For every additional 10% in the proportion of nurses reporting that the quality of care on their unit was excellent, there was a 3.7 point increase in the percentage of patients who would recommend the hospital. There was also a 5% decrease in the odds of mortality and failure-to-rescue for surgical patients.
Reports of excellent quality were also linked with good work environments that support professional nursing practices. It's a finding that echoes another recent study which showed that "when supported by their practice environments, nurses employ practices that can assist in interrupting medication errors before they reach the patients."
The opposite is also true: This summer, I wrote about a study that linked nurse burnout to higher healthcare-associated infection rates.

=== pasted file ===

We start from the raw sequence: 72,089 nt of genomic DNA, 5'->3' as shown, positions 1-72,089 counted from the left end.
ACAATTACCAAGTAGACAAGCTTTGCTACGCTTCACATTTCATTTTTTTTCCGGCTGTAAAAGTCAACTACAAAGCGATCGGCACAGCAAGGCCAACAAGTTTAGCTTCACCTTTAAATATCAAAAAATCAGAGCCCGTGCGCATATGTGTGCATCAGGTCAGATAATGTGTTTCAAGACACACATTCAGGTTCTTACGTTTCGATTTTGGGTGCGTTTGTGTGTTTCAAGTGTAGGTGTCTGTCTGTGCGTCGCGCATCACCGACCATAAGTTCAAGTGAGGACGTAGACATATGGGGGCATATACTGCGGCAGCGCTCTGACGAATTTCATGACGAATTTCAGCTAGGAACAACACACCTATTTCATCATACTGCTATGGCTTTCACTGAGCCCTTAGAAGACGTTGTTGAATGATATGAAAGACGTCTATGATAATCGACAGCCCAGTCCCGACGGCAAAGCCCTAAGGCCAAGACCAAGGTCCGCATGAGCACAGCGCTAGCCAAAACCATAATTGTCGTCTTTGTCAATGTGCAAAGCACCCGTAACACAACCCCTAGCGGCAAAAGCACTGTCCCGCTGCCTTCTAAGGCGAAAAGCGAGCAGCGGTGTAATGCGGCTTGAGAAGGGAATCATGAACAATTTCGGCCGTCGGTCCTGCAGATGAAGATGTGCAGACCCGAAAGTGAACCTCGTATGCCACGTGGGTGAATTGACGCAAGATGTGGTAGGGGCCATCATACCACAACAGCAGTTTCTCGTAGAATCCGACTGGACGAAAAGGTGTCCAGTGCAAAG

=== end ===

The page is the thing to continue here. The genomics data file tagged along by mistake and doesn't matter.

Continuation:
The idea that nurses would be able to deliver an accurate assessment of hospital quality isn't surprising if you stop to consider how deeply embedded nurses are in the trenches of day-to-day patient care.
Of course, they're at the patients' bedsides. But for all practical purposes, nurses really are the most crucial part of the machinery that keeps a hospital running 24-7. They're also the "face" of the hospital, and interact with so many different people throughout the day, from families, to patients, to physicians.